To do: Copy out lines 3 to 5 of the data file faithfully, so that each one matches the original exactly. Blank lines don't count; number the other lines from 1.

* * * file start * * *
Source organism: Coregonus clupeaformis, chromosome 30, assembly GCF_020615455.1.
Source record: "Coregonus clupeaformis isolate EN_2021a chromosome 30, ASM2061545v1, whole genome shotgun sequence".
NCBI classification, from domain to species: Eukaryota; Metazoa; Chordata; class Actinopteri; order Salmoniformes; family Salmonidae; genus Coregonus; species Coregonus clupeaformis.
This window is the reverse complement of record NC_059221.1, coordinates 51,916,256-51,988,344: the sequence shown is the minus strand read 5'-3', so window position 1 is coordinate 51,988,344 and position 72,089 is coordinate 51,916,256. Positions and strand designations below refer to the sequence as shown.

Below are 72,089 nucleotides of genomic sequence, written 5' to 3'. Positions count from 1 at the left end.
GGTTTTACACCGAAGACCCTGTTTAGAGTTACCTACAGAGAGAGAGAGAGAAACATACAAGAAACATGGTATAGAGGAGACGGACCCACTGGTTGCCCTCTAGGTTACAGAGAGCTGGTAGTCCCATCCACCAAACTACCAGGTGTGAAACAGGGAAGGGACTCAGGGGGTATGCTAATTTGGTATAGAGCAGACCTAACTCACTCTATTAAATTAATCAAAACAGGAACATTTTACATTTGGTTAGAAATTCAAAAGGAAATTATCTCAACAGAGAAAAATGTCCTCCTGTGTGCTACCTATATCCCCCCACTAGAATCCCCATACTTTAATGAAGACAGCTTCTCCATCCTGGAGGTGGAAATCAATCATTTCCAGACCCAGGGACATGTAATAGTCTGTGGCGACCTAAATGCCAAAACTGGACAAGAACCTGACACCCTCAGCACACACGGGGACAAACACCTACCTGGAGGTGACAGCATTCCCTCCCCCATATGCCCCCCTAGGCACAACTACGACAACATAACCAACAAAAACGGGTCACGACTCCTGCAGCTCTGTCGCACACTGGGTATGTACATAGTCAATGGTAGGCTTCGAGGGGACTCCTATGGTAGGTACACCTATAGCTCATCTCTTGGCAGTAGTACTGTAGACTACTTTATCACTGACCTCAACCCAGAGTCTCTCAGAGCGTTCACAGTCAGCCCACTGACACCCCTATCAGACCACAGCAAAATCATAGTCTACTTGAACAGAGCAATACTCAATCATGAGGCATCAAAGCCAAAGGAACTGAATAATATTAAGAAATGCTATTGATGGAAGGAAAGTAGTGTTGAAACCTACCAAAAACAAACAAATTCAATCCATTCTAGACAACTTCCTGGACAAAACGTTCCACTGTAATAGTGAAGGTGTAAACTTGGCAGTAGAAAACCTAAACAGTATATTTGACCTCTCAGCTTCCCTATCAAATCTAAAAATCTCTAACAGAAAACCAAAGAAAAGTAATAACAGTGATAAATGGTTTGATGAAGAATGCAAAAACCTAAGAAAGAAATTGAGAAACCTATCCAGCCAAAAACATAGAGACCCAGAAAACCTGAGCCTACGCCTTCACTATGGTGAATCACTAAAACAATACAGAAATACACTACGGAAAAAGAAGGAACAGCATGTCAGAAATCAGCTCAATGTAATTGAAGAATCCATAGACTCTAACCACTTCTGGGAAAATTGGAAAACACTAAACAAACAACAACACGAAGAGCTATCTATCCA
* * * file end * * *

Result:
NCBI classification, from domain to species: Eukaryota; Metazoa; Chordata; class Actinopteri; order Salmoniformes; family Salmonidae; genus Coregonus; species Coregonus clupeaformis.
This window is the reverse complement of record NC_059221.1, coordinates 51,916,256-51,988,344: the sequence shown is the minus strand read 5'-3', so window position 1 is coordinate 51,988,344 and position 72,089 is coordinate 51,916,256. Positions and strand designations below refer to the sequence as shown.

Below are 72,089 nucleotides of genomic sequence, written 5' to 3'. Positions count from 1 at the left end.